Microsoft Ditches Its Messenger

It will turn off Windows Messenger Service in the next update of Windows XP, due next year.



Microsoft says it will turn off the spam- and vulnerability-plagued Windows Messenger Service in the next update to Windows XP.

Not to be confused with the instant-messaging service with a similar name, Windows Messenger Service is used primarily by businesses to send pop-up text messages to alert users of such events as impending server shutdowns.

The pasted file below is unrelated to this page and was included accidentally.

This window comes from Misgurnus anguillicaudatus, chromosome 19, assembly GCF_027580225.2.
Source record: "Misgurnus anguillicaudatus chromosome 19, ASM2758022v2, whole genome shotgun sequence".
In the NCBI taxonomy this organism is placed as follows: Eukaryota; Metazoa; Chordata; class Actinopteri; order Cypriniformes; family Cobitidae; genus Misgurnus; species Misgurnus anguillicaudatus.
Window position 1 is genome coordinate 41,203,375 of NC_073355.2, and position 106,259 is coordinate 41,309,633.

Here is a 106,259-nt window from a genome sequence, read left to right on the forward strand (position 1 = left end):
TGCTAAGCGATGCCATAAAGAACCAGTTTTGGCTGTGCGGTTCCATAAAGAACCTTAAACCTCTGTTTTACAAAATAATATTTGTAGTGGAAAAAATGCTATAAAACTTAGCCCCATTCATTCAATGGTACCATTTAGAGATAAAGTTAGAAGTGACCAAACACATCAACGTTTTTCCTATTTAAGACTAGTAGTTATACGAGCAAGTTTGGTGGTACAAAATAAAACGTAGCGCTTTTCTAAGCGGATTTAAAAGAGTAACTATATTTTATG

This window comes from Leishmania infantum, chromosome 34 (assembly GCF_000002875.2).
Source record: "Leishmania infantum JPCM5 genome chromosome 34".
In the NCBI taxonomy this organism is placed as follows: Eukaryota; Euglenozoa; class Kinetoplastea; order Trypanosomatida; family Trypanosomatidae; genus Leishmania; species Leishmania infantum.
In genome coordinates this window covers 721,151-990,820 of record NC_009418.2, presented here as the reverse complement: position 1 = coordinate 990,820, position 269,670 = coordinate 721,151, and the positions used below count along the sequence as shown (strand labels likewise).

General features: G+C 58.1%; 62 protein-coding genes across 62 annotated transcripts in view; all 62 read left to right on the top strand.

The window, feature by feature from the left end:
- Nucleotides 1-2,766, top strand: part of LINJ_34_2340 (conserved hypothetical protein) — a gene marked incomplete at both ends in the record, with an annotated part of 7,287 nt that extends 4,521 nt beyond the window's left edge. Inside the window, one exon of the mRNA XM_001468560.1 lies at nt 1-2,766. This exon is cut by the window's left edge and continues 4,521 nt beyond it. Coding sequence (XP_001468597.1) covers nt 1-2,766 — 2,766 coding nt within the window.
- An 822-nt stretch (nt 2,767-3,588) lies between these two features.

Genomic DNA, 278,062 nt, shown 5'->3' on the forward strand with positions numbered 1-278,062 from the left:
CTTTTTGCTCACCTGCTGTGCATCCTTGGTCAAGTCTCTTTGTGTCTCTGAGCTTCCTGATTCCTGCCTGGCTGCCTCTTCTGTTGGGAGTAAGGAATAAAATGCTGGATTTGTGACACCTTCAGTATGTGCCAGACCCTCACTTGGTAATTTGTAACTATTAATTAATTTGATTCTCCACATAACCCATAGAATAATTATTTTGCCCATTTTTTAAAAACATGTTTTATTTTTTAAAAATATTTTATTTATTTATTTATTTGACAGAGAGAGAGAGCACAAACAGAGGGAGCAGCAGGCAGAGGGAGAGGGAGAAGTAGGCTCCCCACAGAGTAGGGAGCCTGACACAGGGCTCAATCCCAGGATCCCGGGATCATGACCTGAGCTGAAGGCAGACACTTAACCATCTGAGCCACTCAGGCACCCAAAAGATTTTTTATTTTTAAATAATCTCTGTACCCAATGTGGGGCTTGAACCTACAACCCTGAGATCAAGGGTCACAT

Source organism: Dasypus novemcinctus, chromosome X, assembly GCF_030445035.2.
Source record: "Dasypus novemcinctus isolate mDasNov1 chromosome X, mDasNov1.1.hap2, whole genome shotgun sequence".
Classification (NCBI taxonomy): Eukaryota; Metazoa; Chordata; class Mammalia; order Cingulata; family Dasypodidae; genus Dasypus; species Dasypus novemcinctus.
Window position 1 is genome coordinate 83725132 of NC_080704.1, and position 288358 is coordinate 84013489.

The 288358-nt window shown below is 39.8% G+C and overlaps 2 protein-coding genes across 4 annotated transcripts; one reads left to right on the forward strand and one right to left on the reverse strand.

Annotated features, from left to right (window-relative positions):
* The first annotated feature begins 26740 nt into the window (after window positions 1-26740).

Service Pack 2 for Windows XP, which is expected by the middle of next year, will turn off the service by default. Current editions of Windows XP have it enabled.

Windows Messenger Service has been exploited by spammers, and security vulnerabilities that can be exploited by attackers have been recently noted by Microsoft. Several security analysts have urged home and small business users who don't need the service to turn it off to prevent attacks.

Over the past two weeks America Online has also taken the unusual step of disabling the service for its subscribers.

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